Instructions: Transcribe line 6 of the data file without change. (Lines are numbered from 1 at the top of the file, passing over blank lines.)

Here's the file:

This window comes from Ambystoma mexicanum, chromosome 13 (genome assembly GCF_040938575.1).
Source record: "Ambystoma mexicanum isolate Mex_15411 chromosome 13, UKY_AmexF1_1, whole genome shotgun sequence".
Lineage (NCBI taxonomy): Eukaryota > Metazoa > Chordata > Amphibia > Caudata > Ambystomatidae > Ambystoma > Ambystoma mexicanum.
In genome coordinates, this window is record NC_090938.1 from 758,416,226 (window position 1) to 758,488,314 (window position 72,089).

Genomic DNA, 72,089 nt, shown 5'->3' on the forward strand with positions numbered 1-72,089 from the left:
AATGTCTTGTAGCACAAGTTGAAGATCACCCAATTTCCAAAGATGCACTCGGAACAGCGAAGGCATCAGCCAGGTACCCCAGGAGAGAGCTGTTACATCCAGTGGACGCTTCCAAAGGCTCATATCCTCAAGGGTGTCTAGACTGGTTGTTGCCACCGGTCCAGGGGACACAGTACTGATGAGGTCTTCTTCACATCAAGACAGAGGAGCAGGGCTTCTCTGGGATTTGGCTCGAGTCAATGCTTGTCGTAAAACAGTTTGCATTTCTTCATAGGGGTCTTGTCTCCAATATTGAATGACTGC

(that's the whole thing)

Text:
AATGTCTTGTAGCACAAGTTGAAGATCACCCAATTTCCAAAGATGCACTCGGAACAGCGAAGGCATCAGCCAGGTACCCCAGGAGAGAGCTGTTACATCCAGTGGACGCTTCCAAAGGCTCATATCCTCAAGGGTGTCTAGACTGGTTGTTGCCACCGGTCCAGGGGACACAGTACTGATGAGGTCTTCTTCACATCAAGACAGAGGAGCAGGGCTTCTCTGGGATTTGGCTCGAGTCAATGCTTGTCGTAAAACAGTTTGCATTTCTTCATAGGGGTCTTGTCTCCAATATTGAATGACTGC